This funnel weaver is not as common as the previous species. It is found, however, throughout most of the United States, most notably in sheds and barns, around and in the crevices of doors, as well as in the cracks of rock faces and under rocks and boards.
The female barn funnel weaver is from 7.5 to 11.5 millimeters in length and the males range from 6 to 9 millimeters in length. The cephalothorax is red-brown with a covering of pale-yellow hairs and two pale-gray longitudinal lines. The abdomen ranges from a pinkish to a pale flesh color with a pattern of gray to black patches. The legs are spiny with very pale gray annulations at the distal end of the femurs.
The webs are similar to those made by the grass spiders, but they are typically smaller in diameter with the retreat within the web sheet rather than off to one side.
These spiders have been reported to live for as long as seven years, producing upwards of nine egg sacs. The sacs are placed in many different locations close to the web, often suspended above the web from silk lines. The males are frequently found on the web along with the female from May through July, during the mating season. These spiders can be found in structures anytime during the year.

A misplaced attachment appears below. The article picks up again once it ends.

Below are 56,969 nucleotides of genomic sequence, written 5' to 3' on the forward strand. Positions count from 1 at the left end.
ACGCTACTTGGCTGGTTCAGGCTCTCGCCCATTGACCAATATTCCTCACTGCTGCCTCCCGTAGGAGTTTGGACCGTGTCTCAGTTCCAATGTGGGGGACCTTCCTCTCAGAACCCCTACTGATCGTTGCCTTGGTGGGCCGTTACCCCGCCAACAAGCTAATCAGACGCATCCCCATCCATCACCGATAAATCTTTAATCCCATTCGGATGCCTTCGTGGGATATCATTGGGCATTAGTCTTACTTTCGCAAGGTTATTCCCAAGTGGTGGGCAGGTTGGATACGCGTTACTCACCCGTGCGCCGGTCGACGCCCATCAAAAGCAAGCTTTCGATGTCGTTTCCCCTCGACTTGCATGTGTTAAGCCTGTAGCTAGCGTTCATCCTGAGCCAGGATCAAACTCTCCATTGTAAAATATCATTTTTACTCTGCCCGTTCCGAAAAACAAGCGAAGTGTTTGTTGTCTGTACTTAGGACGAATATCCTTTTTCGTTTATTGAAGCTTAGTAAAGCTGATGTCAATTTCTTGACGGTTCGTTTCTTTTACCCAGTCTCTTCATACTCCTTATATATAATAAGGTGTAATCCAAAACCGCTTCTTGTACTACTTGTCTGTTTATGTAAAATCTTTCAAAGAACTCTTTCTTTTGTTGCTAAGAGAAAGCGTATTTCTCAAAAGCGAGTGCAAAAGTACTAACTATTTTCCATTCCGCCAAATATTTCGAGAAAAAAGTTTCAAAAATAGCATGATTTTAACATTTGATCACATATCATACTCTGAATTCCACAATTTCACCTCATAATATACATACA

Like their cousins the grass spiders, these spiders are extremely fast and shy. Although there are no documented cases of bites from barn funnel weavers, it seems reasonable to assume they would not produce symptoms greater than the grass spiders regarding pain, swelling, redness, itching, and duration of symptoms.
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Authored by: Steve Jacobs, Sr. Extension Associate
March 2002 Revised 2015